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SPOKEN WORD

Measured response: space

Stephen McCauley’s latest novel explores sexual and family entanglements. Stephen McCauley’s latest novel explores sexual and family entanglements. (Susan Wilson)
By Irene Muniz
Globe Correspondent / June 15, 2010

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William Powers worked on successful conservation projects in West Africa and Latin America for a decade, but upon his return to New York, his creed — living in harmony with nature — was challenged. How could he and the rest of humanity transition to more responsible ways of living?

Soon after, Powers visited his father in a Chapel Hill, N.C., hospital. There he met Dr. Jackie Benton, a local celebrity and kindred spirit who provided him with some answers. One thing led to another and she invited him to stay at her home, a 12-by-12-foot space surrounded by over 200 varieties of organic crops she cultivates.

His 40-day stay fueled his new book, “Twelve by Twelve’’ (New World Library), in which he recounts his time in Benton’s home and lays out some of her philosophies. Showering in the rain and having no electricity were part of his adventure. “There’s no idiot’s guide to living in a 12-by-12,’’ Powers said.

“It became kind of a puzzle and a riddle about how to live simply on the planet,’’ he said. “There’s an abundance of food growing outside your door, the animals in the forest, a beautiful creek. It’s not like you’re living in a cave eating roots and berries.’’

Powers discusses his book Tuesday at 7 p.m. at Harvard Book Store, 1256 Massachusetts Ave., www.harvard.com.

SIGNIFYING SOMETHING
Meet Richard Rossi, a man who falls into a passionate affair with Benjamin, a married father of two. He meets him for “lunch’’ at a sublet apartment and never calls after business hours. By suggesting birthday presents for Benjamin’s wife and vacation plans for the children, Richard feels he’s mitigating the damage caused by his actions. Simultaneously, his partner, Conrad, starts spending a suspicious amount of time in Ohio.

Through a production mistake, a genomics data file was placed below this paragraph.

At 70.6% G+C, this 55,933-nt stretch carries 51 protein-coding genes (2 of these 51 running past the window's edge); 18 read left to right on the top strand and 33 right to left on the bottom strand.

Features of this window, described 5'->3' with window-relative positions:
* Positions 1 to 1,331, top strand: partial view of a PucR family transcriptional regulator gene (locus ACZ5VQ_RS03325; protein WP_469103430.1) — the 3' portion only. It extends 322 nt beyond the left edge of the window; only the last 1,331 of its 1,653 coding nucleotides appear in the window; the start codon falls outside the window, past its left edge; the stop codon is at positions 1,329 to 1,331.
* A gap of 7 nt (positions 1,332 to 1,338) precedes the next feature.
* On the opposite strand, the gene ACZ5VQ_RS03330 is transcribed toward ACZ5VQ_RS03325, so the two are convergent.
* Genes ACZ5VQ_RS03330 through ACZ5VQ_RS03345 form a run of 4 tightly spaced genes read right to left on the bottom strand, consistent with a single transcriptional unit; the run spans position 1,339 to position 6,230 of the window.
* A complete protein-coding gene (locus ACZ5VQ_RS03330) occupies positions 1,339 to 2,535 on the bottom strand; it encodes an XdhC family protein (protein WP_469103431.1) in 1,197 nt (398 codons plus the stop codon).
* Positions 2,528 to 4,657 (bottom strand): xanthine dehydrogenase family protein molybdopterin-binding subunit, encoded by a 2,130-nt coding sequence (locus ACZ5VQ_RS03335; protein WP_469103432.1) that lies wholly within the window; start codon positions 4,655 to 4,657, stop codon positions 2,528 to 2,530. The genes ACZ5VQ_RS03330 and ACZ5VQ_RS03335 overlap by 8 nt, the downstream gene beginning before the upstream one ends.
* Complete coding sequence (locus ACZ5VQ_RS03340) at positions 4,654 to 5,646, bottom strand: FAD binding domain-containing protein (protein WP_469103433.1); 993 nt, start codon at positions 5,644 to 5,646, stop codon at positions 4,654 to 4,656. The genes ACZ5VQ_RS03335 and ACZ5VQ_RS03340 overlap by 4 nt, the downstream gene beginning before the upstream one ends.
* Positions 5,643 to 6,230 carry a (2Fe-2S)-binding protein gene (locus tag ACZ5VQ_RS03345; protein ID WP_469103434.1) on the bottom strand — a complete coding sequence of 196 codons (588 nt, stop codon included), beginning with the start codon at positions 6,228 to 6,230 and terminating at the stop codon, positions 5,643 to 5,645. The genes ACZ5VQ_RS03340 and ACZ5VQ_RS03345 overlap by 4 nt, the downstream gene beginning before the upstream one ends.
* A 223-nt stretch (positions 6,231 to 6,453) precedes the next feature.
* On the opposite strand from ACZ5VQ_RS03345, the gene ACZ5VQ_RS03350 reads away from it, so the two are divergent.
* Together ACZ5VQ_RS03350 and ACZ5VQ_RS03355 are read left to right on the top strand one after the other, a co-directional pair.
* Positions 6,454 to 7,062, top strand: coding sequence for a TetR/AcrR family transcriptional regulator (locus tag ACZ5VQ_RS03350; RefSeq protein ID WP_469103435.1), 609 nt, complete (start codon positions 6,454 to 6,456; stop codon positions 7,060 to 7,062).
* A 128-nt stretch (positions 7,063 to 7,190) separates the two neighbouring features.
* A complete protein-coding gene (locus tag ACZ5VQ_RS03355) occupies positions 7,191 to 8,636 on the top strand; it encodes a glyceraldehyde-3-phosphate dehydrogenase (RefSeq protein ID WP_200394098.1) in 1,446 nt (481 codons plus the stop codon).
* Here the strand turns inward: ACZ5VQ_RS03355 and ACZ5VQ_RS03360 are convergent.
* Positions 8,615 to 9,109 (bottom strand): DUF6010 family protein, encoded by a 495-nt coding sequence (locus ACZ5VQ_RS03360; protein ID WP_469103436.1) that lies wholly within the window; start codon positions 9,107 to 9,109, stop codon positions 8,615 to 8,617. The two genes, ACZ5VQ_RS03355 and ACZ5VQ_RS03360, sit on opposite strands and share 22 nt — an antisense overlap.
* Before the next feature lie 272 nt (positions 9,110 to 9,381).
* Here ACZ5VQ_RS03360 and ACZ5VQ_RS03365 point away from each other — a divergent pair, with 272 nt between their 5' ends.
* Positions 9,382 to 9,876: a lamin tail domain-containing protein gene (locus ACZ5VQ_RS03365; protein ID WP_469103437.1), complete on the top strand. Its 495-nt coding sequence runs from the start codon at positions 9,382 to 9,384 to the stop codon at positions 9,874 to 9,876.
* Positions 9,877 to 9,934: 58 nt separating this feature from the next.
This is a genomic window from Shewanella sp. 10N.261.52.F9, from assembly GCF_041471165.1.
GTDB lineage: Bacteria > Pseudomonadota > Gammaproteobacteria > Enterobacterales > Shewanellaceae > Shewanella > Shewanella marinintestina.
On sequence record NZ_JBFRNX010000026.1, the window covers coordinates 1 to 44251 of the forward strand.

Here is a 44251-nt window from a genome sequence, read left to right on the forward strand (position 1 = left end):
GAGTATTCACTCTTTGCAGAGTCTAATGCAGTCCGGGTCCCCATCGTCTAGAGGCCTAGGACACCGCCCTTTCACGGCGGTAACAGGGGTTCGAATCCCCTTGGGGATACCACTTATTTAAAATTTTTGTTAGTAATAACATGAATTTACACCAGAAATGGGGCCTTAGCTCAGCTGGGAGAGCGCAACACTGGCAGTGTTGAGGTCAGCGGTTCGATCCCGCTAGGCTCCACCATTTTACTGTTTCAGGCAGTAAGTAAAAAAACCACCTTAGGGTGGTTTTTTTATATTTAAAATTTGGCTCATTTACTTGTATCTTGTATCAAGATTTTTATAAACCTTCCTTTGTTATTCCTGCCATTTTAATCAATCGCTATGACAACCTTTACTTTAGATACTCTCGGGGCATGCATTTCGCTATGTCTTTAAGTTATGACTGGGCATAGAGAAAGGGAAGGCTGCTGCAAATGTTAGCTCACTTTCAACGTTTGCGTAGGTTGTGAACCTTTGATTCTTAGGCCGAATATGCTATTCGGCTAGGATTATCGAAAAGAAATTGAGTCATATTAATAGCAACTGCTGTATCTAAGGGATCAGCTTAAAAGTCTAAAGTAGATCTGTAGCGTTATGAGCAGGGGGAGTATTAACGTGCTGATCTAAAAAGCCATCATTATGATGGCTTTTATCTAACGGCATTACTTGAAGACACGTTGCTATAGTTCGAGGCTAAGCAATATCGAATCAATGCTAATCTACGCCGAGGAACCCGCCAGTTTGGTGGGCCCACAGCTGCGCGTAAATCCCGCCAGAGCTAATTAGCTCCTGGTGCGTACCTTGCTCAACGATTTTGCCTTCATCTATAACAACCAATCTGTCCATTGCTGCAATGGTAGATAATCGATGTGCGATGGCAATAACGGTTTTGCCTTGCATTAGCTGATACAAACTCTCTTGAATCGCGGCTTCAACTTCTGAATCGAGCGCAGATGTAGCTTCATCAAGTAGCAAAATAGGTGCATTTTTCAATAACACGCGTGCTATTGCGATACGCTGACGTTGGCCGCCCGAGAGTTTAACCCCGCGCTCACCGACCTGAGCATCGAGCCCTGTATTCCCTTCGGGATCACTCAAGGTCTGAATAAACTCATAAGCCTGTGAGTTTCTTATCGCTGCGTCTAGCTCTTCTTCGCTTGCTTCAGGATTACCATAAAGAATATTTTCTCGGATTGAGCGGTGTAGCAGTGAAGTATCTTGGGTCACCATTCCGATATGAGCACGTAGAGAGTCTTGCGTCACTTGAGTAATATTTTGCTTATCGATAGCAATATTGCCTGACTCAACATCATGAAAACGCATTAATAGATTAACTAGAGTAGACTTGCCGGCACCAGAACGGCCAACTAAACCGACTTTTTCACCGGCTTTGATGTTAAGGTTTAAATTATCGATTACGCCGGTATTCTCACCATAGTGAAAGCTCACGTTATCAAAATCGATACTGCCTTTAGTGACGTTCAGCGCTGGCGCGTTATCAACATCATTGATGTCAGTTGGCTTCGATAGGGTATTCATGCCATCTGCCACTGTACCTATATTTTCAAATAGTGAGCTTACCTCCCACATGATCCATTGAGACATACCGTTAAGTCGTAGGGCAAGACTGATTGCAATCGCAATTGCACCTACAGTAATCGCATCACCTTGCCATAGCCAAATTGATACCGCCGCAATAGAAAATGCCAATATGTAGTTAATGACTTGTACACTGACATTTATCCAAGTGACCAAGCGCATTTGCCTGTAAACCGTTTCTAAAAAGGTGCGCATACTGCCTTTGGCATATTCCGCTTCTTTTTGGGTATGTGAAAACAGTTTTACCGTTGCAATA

This web of lies shapes Stephen McCauley’s latest novel, “Insignificant Others’’ (Simon & Schuster). In a satirical tone, he explores the ways in which people deceive themselves about what’s important in their lives.

“One of my pleasures is observing people’s behavior and pointing out the inconsistencies that we all sort of have at the center of our lives,’’ he said.

Emphasizing that his novel is not autobiographical, McCauley defines “insignificant others’’ as members of a supporting cast who eventually become the center of people’s life stories.

Find out more Wednesday at 7 p.m. at Porter Square Books, 25 White St., Cambridge, www.portersquarebooks.com.

SPIRITUAL INGREDIENTS
Can food have an aftertaste of sorrow? For Rose Edelstein it does. On the eve of her ninth birthday, her mother bakes a homemade lemon-chocolate cake carrying an additional ingredient. When Rose eats a piece of the cake, she is suddenly able to taste her mother’s despair. From that day forward, she can taste the emotions of every cook in the foods they have prepared.

In Aimee Bender’s “The Particular Sadness of Lemon Cake’’ (Doubleday), Rose’s fabulist taste buds are the central conceit of the novel. Her gift allows her to taste the working conditions of citrus pickers from California to Florida, and the familial harmony in sandwiches prepared in her best friend’s home. She can even taste her mother’s infidelity in a forkful of roast beef; the “gift’’ becomes a devastating curse throughout her life.

“I know a lot of people that I think are very perceptive, so the idea of a sensitive person is familiar to me and I really like that quality,’’ said Bender of the novel’s metaphor.

Bender reads today at 7 p.m. at Newtonville Books, 296 Walnut St., Newton, www.newtonvillebooks.com.

IRENE MUNIZ